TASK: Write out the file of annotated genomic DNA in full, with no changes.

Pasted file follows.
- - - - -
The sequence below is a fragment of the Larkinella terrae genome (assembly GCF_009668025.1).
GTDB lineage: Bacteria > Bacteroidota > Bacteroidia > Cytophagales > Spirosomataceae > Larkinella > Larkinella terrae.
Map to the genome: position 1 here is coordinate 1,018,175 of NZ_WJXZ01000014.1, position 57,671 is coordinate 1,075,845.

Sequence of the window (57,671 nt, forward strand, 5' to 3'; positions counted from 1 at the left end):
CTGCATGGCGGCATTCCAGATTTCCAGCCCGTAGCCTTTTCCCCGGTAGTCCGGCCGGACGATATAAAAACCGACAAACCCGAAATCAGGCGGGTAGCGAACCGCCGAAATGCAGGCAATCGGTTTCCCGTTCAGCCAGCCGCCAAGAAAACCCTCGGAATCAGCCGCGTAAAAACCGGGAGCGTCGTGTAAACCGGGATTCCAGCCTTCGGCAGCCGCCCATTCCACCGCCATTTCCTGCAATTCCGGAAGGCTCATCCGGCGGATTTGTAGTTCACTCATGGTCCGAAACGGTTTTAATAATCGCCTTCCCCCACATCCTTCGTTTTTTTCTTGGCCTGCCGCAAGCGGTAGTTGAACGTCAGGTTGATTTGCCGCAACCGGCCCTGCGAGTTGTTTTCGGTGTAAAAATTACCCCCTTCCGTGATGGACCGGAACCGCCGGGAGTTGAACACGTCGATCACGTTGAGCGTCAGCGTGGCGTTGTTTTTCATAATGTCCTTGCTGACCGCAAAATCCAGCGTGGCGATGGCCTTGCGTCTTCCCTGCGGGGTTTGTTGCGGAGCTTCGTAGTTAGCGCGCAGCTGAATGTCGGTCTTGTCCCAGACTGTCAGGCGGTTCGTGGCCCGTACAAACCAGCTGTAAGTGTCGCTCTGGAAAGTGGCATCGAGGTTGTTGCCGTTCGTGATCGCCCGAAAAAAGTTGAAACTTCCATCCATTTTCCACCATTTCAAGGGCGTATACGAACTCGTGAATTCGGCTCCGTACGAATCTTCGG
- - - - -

The sequence below is a fragment of the Larkinella terrae genome (assembly GCF_009668025.1).
GTDB lineage: Bacteria > Bacteroidota > Bacteroidia > Cytophagales > Spirosomataceae > Larkinella > Larkinella terrae.
Map to the genome: position 1 here is coordinate 1,018,175 of NZ_WJXZ01000014.1, position 57,671 is coordinate 1,075,845.

Sequence of the window (57,671 nt, forward strand, 5' to 3'; positions counted from 1 at the left end):
CTGCATGGCGGCATTCCAGATTTCCAGCCCGTAGCCTTTTCCCCGGTAGTCCGGCCGGACGATATAAAAACCGACAAACCCGAAATCAGGCGGGTAGCGAACCGCCGAAATGCAGGCAATCGGTTTCCCGTTCAGCCAGCCGCCAAGAAAACCCTCGGAATCAGCCGCGTAAAAACCGGGAGCGTCGTGTAAACCGGGATTCCAGCCTTCGGCAGCCGCCCATTCCACCGCCATTTCCTGCAATTCCGGAAGGCTCATCCGGCGGATTTGTAGTTCACTCATGGTCCGAAACGGTTTTAATAATCGCCTTCCCCCACATCCTTCGTTTTTTTCTTGGCCTGCCGCAAGCGGTAGTTGAACGTCAGGTTGATTTGCCGCAACCGGCCCTGCGAGTTGTTTTCGGTGTAAAAATTACCCCCTTCCGTGATGGACCGGAACCGCCGGGAGTTGAACACGTCGATCACGTTGAGCGTCAGCGTGGCGTTGTTTTTCATAATGTCCTTGCTGACCGCAAAATCCAGCGTGGCGATGGCCTTGCGTCTTCCCTGCGGGGTTTGTTGCGGAGCTTCGTAGTTAGCGCGCAGCTGAATGTCGGTCTTGTCCCAGACTGTCAGGCGGTTCGTGGCCCGTACAAACCAGCTGTAAGTGTCGCTCTGGAAAGTGGCATCGAGGTTGTTGCCGTTCGTGATCGCCCGAAAAAAGTTGAAACTTCCATCCATTTTCCACCATTTCAAGGGCGTATACGAACTCGTGAATTCGGCTCCGTACGAATCTTCGG